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The Increase of Teenage Pregnancy

The Increase of Teenage Pregnancy

Teenage parenthood is by no means a new social phenomenon. Historically, women have tended to begin childbearing during their teens and early twenties. During the past two decades the U. S. teenage birthrate has actually declined (Polit and others, 1982). In the late 1950s, 90 out of 1000 women under 20 gave birth as compared with 52 out of 1000 in 1978. Several factors contribute to the current attention focused on teenage pregnancy and parenthood.

There is currently a large number of young women in the 13 to 19 age range, so that while the birthrates are declining, the absolute number of teenagers is increasing.

These statistics do not distinguish between intentional and unintentional pregnancies, or pregnancies occurring in or out of wedlock. From the 1978 figures, only one in six pregnancies concluded as births following marriage, and eight in ten premarital teenage pregnancies were unintended.

The declining birthrate is not consistent for all teenagers: among those 14 or younger, the birthrate is increasing.

These trends are occurring at a time when contraceptives are increasingly available to teenagers as a means of avoiding unwanted pregnancy.

The evidence documenting the unfavorable consequences of unintended teenage pregnancy and teenage parenthood, whether intended or not, has continued to mount.

There is an unmistakable and dramatic trend away from teenagers giving their children up for adoption.

Teenage Pregnancy Rate

Of the 29 million young people between the ages of 13 and 19, approximately 12 million have had sexual intercourse. Of this group, in 1981, more than 1.1 million became pregnant; three- quarters of these pregnancies were unintended, and 434,000 ended in abortion (What Government Can Do, 1984). The number of pregnancies increased among teenagers in all age groups during the 1970s, but among those who were sexually active the pregnancy rate has been declining. Because of increased and more consistent use of contraceptives by teenagers, the rate of pregnancy among them has been increasing more slowly than their rate of sexual activity. Although the number of teenagers who are sexually active increased by two-thirds over the 1970s, over half of U.S. teenagers are sexually inactive (Teenage Pregnancy, 1981).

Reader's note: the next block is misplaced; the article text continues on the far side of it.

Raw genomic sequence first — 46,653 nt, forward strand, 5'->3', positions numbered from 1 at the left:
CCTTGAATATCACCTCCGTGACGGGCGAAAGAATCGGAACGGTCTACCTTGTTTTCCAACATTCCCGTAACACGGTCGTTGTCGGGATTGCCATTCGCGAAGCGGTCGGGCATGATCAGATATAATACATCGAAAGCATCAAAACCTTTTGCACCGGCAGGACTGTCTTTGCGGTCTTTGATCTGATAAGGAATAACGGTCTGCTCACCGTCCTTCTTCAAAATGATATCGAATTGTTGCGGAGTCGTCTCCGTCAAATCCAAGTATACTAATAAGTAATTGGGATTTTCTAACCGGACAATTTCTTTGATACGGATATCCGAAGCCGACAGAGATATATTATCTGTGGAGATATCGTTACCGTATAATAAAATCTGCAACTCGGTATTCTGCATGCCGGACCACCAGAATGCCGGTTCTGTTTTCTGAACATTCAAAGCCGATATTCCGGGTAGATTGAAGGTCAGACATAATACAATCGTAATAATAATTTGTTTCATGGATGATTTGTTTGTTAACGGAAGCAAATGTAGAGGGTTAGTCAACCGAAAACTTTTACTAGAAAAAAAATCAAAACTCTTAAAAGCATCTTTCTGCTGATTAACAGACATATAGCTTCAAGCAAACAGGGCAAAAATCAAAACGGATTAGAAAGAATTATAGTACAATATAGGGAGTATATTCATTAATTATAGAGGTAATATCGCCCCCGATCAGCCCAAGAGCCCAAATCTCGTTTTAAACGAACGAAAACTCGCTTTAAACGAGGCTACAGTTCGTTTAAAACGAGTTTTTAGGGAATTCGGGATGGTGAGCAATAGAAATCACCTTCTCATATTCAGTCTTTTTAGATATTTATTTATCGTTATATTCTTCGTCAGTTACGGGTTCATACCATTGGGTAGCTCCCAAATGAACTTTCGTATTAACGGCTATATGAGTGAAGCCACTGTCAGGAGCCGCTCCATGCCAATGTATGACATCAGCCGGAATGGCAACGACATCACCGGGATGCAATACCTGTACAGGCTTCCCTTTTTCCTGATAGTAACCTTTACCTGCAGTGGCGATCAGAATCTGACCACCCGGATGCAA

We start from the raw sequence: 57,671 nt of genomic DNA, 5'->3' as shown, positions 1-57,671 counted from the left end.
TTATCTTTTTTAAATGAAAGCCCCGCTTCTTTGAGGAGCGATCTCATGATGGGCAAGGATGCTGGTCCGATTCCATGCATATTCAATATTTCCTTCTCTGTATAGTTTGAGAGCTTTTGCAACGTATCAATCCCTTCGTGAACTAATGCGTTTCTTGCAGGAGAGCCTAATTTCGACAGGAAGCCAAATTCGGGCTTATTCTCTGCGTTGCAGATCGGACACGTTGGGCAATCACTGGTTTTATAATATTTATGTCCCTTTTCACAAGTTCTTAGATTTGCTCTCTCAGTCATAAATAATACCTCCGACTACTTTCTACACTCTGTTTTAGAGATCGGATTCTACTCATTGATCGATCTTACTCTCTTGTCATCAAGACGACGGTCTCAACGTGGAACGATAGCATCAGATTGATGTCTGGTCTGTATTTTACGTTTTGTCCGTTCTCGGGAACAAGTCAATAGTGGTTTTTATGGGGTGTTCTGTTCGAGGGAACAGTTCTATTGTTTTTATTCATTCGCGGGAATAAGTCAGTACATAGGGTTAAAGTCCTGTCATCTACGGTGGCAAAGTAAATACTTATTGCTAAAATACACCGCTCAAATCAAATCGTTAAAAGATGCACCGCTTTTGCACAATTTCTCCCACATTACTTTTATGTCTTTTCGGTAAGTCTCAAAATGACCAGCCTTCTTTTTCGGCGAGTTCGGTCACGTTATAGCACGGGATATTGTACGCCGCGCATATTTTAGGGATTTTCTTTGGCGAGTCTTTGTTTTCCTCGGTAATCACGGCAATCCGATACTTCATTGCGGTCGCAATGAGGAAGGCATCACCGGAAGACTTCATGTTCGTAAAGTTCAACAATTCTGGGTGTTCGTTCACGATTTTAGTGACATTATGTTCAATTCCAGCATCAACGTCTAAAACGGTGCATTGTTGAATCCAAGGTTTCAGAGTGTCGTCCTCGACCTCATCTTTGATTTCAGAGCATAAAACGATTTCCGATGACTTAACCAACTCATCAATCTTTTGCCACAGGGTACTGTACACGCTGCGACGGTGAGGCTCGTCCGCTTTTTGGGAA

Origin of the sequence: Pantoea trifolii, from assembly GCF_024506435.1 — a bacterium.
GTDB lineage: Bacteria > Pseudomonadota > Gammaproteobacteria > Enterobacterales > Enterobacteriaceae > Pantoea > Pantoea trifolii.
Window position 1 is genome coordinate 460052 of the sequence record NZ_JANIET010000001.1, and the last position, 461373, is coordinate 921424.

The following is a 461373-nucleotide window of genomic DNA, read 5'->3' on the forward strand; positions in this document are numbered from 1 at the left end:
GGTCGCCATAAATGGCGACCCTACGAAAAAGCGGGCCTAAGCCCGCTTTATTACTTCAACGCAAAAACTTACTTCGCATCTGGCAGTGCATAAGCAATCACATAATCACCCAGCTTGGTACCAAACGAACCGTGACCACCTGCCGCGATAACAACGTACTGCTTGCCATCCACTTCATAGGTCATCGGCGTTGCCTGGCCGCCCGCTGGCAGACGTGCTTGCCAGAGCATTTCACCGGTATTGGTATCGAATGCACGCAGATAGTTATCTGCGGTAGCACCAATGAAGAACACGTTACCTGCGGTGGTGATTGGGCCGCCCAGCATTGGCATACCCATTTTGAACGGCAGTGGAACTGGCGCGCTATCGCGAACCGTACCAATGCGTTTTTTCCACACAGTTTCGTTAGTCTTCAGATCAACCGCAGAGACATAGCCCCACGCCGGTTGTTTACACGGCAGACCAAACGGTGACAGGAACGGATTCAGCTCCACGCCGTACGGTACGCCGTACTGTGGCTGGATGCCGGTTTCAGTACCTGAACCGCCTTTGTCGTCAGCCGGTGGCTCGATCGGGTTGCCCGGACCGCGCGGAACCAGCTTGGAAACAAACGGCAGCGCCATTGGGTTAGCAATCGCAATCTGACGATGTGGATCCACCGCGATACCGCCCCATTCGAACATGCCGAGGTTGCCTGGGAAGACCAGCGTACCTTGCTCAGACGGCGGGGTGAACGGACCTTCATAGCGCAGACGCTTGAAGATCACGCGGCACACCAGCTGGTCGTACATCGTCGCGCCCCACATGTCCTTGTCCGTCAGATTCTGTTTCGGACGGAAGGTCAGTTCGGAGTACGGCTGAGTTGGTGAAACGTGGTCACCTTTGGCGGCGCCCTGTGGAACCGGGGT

Teenage Birthrate

About five percent of U. S. teenagers give birth each...

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...traceptives available to teenagers, and most parents favor family planning clinics providing birth control services to their children (Teenage Pregnancy, 1981). The clinics have had the expected result of improving the quality and consistency of contraceptive use among teenagers. They have also been credited with preventing an estimated 689,000 unintended births, and probably a higher number of abortions, among teenagers.

However, most teenagers are sexually active for many months before ever seeking birth control help from a family planning clinic or physician (Teenage Pregnancy, 1981). Very few come to a clinic in anticipation of initiating sexual intercourse, and many come because they fear—often correctly—that they are pregnant. The major reason teenagers give for the delay is concern that their parents will find out about the visit. Nevertheless, more than half of teenage patients have told their parents about their clinic visit, and only about one-quarter would not come if the clinic required parental notification. But most of these would continue to be sexually active, using less effective methods or no contraceptives and many thousands would get pregnant as a result.

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